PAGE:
The last few months have been difficult.
I am overjoyed about getting published. But to be honest, it doesn't come without worries... especially for me. Unfortunately, I am a creature of habit. And when that habit is broken, it opens a flood gate of stress for me. I have to adapt and that isn't easy. I like ritual. There's a safety there. In some ways, I got so used to rejection it became a comfort.
But now things have changed and I have to readjust. To be successful, I need to change my way of thinking.
You see, when you write a book and are fortunate enough to get it published, you would've thought that the most difficult part of the process is complete. For some, it may be. But for me, I have just entered the thick of the woods.
For me, the work has just begun.
I have to sell myself.
For me, this is by far the most difficult aspect about writing and getting published. You have to believe that people out there care about what you write. And more than that, they want to read what you have to write. Unfortunately, I fall along the lines of thinking that no one cares about what I have to write. I am a tear drop in the ocean.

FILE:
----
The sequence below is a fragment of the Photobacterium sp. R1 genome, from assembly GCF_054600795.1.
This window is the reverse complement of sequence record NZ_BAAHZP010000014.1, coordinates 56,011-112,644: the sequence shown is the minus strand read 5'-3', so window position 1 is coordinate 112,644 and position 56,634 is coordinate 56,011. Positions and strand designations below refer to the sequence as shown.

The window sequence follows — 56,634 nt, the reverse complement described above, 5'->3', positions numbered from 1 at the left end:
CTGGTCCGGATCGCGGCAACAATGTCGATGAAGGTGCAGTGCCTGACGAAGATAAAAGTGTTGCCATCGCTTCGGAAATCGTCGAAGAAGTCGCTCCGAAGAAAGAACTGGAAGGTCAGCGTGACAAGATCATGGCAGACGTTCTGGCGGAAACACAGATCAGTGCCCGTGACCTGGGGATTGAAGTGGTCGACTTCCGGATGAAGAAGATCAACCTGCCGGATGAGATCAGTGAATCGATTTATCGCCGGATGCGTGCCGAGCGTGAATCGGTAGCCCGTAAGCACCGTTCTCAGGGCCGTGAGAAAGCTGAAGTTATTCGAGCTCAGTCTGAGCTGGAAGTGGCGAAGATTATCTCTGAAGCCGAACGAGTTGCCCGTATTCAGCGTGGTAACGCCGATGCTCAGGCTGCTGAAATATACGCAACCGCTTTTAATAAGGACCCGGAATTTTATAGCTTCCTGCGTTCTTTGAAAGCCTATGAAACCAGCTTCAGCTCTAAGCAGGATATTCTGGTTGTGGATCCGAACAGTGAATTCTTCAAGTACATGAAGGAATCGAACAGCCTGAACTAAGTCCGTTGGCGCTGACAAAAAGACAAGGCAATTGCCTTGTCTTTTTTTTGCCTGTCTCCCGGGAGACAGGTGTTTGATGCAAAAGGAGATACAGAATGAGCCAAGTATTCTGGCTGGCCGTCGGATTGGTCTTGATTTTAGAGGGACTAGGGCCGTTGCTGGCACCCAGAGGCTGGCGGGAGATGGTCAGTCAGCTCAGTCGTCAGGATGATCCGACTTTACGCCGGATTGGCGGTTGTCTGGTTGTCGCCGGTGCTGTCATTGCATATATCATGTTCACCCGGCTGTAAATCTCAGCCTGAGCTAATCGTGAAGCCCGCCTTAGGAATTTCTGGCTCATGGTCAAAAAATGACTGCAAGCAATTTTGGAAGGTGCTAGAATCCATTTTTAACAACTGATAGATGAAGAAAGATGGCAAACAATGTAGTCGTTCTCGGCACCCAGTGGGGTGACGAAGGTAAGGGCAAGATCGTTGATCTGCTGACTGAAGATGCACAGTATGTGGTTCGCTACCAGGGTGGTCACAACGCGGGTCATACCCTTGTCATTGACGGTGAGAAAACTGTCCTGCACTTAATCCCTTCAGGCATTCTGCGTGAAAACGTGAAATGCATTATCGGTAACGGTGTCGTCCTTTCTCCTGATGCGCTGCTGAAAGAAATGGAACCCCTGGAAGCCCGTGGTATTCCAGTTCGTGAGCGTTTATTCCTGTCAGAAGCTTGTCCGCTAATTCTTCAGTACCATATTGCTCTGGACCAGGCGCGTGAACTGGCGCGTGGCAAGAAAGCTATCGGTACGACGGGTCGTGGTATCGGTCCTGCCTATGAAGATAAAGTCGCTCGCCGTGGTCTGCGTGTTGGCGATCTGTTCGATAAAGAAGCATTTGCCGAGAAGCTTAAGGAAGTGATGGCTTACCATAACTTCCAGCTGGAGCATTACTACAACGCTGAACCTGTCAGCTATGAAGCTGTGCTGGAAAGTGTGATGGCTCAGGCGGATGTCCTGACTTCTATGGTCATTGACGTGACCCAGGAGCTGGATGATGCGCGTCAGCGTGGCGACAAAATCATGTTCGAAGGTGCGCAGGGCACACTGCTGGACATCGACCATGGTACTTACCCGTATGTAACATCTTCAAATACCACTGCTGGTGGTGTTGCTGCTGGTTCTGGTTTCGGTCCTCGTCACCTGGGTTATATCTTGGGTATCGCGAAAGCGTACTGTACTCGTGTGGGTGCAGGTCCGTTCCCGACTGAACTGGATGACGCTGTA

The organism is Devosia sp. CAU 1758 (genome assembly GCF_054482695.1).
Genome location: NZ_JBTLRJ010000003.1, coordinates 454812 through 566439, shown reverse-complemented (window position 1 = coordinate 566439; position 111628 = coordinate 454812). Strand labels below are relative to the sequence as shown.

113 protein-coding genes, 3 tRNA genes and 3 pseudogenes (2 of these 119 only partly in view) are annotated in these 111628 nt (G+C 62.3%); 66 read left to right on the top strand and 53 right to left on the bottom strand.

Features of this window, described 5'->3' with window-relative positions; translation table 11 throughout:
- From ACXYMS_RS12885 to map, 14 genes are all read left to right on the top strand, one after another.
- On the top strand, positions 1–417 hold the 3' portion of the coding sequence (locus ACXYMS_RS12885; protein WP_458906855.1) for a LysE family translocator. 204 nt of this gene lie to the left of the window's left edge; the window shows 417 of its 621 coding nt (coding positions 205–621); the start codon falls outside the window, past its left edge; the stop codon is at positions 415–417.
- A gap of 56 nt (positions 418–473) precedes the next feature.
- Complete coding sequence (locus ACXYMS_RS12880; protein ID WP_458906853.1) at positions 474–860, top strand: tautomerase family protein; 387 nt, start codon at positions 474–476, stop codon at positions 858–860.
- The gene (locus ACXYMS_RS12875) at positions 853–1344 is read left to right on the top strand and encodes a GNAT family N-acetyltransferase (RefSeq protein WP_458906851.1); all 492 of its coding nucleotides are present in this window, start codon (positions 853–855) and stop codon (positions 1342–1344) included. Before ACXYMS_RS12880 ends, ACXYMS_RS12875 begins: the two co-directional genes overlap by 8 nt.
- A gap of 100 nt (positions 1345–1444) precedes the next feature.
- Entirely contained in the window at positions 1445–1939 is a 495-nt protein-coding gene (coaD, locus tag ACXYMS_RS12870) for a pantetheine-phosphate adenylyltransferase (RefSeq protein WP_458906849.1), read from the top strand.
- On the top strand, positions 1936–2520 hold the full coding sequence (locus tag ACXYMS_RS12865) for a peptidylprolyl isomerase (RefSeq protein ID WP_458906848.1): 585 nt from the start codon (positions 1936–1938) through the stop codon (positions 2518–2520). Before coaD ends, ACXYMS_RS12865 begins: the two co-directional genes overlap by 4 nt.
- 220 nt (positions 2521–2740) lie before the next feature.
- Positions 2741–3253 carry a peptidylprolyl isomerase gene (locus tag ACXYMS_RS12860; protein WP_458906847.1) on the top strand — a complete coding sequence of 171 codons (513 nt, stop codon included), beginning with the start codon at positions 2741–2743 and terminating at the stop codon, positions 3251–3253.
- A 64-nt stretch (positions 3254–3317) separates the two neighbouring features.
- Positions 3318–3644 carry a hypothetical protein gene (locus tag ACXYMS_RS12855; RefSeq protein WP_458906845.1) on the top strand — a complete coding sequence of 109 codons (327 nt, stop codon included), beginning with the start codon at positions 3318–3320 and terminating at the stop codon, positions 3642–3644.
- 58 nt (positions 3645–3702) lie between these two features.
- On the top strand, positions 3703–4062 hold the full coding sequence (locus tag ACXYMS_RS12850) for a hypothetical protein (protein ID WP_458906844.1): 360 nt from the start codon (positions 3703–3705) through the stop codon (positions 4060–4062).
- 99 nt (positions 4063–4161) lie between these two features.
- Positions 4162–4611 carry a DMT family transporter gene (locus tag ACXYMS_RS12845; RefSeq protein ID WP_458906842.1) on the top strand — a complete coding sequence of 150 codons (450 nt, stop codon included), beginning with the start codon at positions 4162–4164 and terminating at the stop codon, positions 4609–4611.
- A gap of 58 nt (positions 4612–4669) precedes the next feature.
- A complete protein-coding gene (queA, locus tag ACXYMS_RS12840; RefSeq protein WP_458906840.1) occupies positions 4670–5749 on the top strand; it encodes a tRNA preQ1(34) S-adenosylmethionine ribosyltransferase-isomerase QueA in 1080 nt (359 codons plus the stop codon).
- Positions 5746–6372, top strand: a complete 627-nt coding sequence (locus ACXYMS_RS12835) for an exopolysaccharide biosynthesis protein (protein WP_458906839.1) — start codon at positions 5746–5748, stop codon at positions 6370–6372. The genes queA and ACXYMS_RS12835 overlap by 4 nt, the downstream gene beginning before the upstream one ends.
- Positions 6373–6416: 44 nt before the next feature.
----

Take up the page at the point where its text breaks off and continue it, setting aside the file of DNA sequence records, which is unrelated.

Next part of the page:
It is a weakness of mine. But if I allow that weakness to dictate what I do, I will never accomplish what I have to.
You see, you can't believe that no one wants to read your book even if it's true. You have to convince yourself that there is an audience out there waiting to consume it, to relate to it, to fall in love with it.
To be successful, you must believe this. That is where I have to change my thinking, and like I said, I'm not good with change. But it helps when you see friends and family share your book and share in the enthusiasm about it. For that, I thank you!
(Now, if you are new to this blog and you don't know this by now, you can pre-order my book Scar of the Downers at Amazon. Or you can click on the picture to the right of this blog. Also, if you're interested, you can check out my Goodreads page as well.)
Scott Keen grew up in New York, the youngest of three children. While in law school, he realized he didn't want to be a lawyer. So he did the practical thing--he became a writer.